Joshimath: What escalated the situation on the intervening night of January 2-3?

New leaks reported in several areas; closed tunnel in Tapovan may be the source

By Raju Sajwan
Published: Thursday 12 January 2023
A leak near Joshimath’s Marwari area. Photo: Sunny Gautam / CSE

The crisis in Joshimath, Uttarakhand continues to worsen, with new water leaks reported in several areas January 12, 2023. Residents are gripped with fear and uncertainty, but the question still remains: Why did cracks in buildings suddenly deepen on the intervening night of January 2-3, which led to several houses and two hotels bowing down?

A resident told Down To Earth he felt the ground shake on the fateful night between 1 am-2 am. “I woke up as I felt an earthquake, but then went back to sleep thinking I had a nightmare,” said Prakash Sati, a young man who works in a hotel in the city’s Marwari area.

Read more: Joshimath won’t be saved unless NTPC’s project is shelved: Expert’s dire warning

But the real nightmare awaited Sati when he woke up. Water was gushing out from a wall near the gate of a residential colony of Jaypee Group, located at some distance from his hotel.

In the last week of December, Suraj Kaparwan of Manohar Bagh saw minor cracks in his fields. He didn’t think much about it and filled them up. But on the morning of January 3, 2023, the cracks had deepened and the ground had caved in. 

“I had set up a laundry plant worth Rs 35 lakh. The pillars of the plant had also caved in and the entire plant became tilted,” Kaparwan said. 

Indian public sector firm National Thermal Power Corporation has claimed there was no blasting for Tapovan Vishnugad Hydro Project, but the reality is far from it, said Atul Sati, convenor of public forum Joshimath Bachao Sangharsh Samiti.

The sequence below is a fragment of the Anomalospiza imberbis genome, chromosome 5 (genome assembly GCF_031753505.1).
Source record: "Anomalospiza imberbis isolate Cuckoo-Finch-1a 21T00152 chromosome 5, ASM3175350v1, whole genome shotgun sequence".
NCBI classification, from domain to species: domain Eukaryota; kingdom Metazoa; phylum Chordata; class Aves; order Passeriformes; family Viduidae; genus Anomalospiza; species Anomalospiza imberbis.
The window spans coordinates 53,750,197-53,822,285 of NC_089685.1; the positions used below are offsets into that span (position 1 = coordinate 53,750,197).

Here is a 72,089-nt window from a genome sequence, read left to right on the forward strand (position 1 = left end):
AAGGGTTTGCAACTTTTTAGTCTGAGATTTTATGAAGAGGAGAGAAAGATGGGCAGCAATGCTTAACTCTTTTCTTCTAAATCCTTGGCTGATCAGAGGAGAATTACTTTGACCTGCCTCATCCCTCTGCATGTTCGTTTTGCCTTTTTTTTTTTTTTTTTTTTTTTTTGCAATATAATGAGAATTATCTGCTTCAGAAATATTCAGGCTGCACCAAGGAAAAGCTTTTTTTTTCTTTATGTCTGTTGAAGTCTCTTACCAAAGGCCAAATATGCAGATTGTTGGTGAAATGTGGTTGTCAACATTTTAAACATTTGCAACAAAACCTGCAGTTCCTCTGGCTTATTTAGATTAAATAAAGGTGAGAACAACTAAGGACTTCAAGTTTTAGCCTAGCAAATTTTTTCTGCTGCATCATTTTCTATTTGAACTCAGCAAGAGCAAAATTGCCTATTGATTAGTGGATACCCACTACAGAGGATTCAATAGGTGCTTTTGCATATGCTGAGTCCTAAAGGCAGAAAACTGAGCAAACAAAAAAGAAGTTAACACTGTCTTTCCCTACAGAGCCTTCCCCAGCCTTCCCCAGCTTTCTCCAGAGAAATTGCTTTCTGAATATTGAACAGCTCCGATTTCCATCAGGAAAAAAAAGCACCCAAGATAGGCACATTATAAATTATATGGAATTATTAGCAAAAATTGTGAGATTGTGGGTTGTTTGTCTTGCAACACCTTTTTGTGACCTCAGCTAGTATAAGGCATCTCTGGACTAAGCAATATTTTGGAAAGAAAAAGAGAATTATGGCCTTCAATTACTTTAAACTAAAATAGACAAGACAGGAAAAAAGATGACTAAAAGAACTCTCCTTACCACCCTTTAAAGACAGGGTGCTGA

“There was continuous blasting to move a stuck tunnel boring machine. The number of these explosions increased in December, but on the night of January 2-3, the explosions were so strong that even the locals felt them,” said Atul. 

These explosions increased cracks in the houses and caused land subsidence at many places, he claimed. 

The authorities are mum over the leaks in the Marwari area, the convenor added. “Water may be coming from the closed tunnel in Tapovan as it is very muddy,” he said. 

Two tunnels are being dug as part of the Tapovan-Vishnugad Hydroelectric Project. One is being dug from Tapovan and the other from Selang. On February 7, 2021, more than 140 people died due to floods in the Rishiganga and the project was heavily damaged. 

The latest leaks in Singhdhar area have led to a roadside wall bursting and water gushing out. This water is also muddy and is approximately 500 metres above the spot where the water is spurting out in Marwari area. 

The wall of the residential colony has also collapsed and deep cracks appeared in a badminton court. Around 35 families living here have already been shifted out of the area. 

Read more: Sinking town: Probe NTPC project, say experts as subsidence creates panic in Joshimath

DTE team went to the Alaknanda river flowing near the colony and found that the river was about 500 metres below the water-gushing point. Leakages were visible at almost every turn.

A spot on the mountain from where water was pouring out was exactly in line with the colony’s location, said Ishwar Singh Panwar, who runs a tea stall on the banks of the bridge built on the Alaknanda river. The latest leak is also almost in the same line. 

There are speculations that the areas around this aquifer are the most affected and the land subsidence can shift towards the river at any moment. 

The water gushing out from the mountains of Joshimath could be related to the water entering the tunnel of the Tapovan Hydro Project on February 7, 2021, said geological scientist SP Sati. “A sample of this water should be checked with the water of Dhauliganga flowing in Tapovan,” he said. 

Read more: 

Simply Put: Joshimath, the tilted town

Simply Put: India’s ‘Land of Gods’ is sinking

Joshimath dispatch: Afraid to report cracks in homes, locals protesting demolition of hotels say

Joshimath, a well-engineered calamity

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